The hon. Member is getting very far away from the Amendment.


Yes, that is too far away, but I was trying to reply to the hon. Member for St. George's, Westminster. It is generally the case that by the time you get in in this Debate, those who have preceded you have disappeared. While they are dining and whining, the people who have been thrust away from these beautiful glens are suffering. Yet there are people in Scotland who would support them, and I feel that shooting is too kind a thing.


I am afraid I do not possess the eloquence and power of my hon. Friends who have spoken, but I want to say at once that I agree with them in the very emphatic protest they have made against this Clause. I trust they will not consider me discourteous if I turn to another side of the problem, which was raised by the Solicitor-General. The most remarkable argument he used in defence of this Clause was when he said that it was like the system of percentage grants now in operation, as between the National Exchequer, on the one side, and Scotland on the other, where you get a 50–50 allocation, and the advantage of any deduction or increase in that allowance goes to proprietors and to tenants. I am astonished that the learned Solicitor-General should have used an argument of that kind, because in recent times that problem has been under consideration of a Committee of the Treasury. I cannot indicate what view will be taken, but I can make the statement with confidence at the present time that the Committee, considering the whole problem of percentage grants from this country, would differ at once and completely from the view of the Solicitor-General. There is no comparison whatever between the police and other percentage grants in this country and the proposal he is now defending.

Notice taken that 40 Members were not present; House counted; and 40 Members being present


There is no comparison whatever between the effect of the percentage grants and the effect of the proposal now being made to the House. The whole effect of this proposal is to confer an advantage in rating on a certain limited section of the community. I very much hope that that argument will not be employed. I venture to say that the Percentage Grants Committee itself would be the very first to denounce this proposal, and it has in effect in the proceedings which have taken place up to the present time associated itself with the Report of the Dunedin Committee and other bodies in urging strongly that there should be no interference with the allocation of rates in Scotland, and that no other special remission should be granted until the whole position has been reconsidered. The only effect of the Government's proposal in this connection is further to complicate an already complicated system.


I think this Bill is really a step forward towards rating reform in Scotland.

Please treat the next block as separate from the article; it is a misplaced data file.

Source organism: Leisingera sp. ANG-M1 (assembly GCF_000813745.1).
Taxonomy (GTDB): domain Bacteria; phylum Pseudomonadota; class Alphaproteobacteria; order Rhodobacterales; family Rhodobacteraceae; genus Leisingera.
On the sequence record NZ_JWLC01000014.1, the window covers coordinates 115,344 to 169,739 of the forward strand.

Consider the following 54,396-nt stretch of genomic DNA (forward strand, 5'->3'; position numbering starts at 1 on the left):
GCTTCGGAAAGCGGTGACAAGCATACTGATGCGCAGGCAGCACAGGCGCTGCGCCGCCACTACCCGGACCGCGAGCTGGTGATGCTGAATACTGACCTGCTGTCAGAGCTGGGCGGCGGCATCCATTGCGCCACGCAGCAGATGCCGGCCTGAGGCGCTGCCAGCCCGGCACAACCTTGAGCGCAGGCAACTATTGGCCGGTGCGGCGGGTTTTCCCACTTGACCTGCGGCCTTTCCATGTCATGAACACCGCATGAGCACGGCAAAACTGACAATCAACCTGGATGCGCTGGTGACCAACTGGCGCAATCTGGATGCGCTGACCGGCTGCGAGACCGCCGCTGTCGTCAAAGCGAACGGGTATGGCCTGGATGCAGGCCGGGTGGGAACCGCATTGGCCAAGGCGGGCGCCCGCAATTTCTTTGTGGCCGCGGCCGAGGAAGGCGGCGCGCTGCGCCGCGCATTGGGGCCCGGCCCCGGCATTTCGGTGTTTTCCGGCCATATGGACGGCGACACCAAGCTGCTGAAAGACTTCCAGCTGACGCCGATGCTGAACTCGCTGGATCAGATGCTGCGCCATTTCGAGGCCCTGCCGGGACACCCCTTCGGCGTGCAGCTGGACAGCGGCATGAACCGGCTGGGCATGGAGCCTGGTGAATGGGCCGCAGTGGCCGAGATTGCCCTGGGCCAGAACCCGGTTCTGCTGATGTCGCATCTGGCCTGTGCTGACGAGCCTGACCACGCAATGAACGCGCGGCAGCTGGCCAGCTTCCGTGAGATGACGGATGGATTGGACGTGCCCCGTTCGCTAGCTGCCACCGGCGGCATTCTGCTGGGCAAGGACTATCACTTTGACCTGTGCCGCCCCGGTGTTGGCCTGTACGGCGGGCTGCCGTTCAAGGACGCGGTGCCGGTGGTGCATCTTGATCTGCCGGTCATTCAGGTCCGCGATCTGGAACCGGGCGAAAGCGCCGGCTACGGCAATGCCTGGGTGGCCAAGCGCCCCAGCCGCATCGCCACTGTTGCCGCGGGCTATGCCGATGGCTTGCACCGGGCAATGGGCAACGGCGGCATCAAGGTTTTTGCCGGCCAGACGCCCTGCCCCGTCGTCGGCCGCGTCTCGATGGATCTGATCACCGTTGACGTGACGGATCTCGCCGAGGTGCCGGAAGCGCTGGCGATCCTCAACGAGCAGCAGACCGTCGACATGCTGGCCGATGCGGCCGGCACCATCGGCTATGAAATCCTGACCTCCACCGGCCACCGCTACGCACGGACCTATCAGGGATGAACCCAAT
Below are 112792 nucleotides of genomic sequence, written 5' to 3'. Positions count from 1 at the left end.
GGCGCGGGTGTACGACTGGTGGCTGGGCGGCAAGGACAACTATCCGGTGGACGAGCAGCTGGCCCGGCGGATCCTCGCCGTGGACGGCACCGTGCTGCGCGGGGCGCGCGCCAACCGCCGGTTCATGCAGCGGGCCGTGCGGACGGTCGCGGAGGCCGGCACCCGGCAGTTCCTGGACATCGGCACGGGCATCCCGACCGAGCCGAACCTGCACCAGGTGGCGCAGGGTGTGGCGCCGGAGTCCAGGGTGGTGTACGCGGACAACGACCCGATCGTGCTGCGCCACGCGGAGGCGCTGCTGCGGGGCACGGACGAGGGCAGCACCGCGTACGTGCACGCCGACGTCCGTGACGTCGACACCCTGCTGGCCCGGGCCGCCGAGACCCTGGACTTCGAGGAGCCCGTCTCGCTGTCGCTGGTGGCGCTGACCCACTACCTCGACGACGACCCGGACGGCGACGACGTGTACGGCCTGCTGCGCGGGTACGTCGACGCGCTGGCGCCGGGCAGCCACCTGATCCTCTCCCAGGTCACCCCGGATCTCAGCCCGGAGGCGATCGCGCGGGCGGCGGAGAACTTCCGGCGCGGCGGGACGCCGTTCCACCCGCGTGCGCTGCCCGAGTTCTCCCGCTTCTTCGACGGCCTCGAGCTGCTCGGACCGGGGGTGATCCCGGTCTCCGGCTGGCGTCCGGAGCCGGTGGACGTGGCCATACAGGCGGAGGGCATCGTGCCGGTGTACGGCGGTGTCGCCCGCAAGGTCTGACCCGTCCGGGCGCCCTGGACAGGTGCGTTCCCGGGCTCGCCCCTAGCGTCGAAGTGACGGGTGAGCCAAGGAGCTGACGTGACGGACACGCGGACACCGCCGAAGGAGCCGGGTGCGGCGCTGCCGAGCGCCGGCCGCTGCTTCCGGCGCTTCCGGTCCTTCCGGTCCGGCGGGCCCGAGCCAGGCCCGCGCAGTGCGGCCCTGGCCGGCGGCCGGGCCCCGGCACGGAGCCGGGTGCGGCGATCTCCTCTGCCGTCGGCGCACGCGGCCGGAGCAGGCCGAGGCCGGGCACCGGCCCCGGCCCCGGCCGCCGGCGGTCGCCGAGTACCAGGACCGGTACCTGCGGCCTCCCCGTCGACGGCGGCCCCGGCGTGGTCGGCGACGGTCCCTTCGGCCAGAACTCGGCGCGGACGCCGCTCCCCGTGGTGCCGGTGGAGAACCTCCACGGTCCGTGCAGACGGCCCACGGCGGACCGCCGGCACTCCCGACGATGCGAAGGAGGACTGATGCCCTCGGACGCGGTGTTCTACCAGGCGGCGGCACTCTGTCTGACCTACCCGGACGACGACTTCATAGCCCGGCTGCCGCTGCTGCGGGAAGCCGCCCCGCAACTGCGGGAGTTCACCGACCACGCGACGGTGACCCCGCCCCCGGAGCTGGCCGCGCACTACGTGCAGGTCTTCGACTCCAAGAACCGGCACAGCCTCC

I am sorry to differ entirely from the learned Solicitor-General. That is not the report of the Dunedin Committee and it is not the view of the Percentage Grants Committee. They have drawn attention to the fact that every fresh device introduced, whether for equalisation or anything else, is to be avoided until we have considered the problem as a whole. We are supporting on this side of the House an Amendment which in effect would place this advantage more particularly upon the occupier rather than upon the owner of agricultural land. I daresay I speak for all my colleagues and many other Members when I say that we are opposed to this proposal altogether. We regard this as a thoroughly unsound and dangerous Bill, but if the device is to be introduced let us try to be logical to this extent that the advantage is to lie where in existing circumstances, according to current argument, it is most required. The learned Solicitor-General has told us that certain sections of the Scottish landowners require this assistance. There is one section of Scottish landowner with whom I daresay many of my colleagues on these benches would probably have some sympathy. I refer to those owners who have consistently tried to do their duty by their estates and refrained from charging exorbitant rents, and who at the end of the day have found themselves in substantial difficulties. I have always admitted that these people were entitled to consideration, but I am afraid they are a minority in Scotland to-day, and there are two other classes of proprietors on whom our sympathy would be absolutely wasted. I refer first to that class of proprietor whose estates are burdened for family and other reasons, sometimes because of the squandering of family resources which I venture to suggest it is no part of the business of the taxpayers of this country to make good. There is another class of owner who has recently entered into Scotland on the basis of great wealth made in industrial pursuits or otherwise elsewhere. Does anyone suggest that the two classes I have mentioned are entitled to relief which may amount to a substantial proportion of this £300,000 at the expense of other classes of the ratepayers and taxpayers? I do not think a proposal of that kind could be defended for one moment.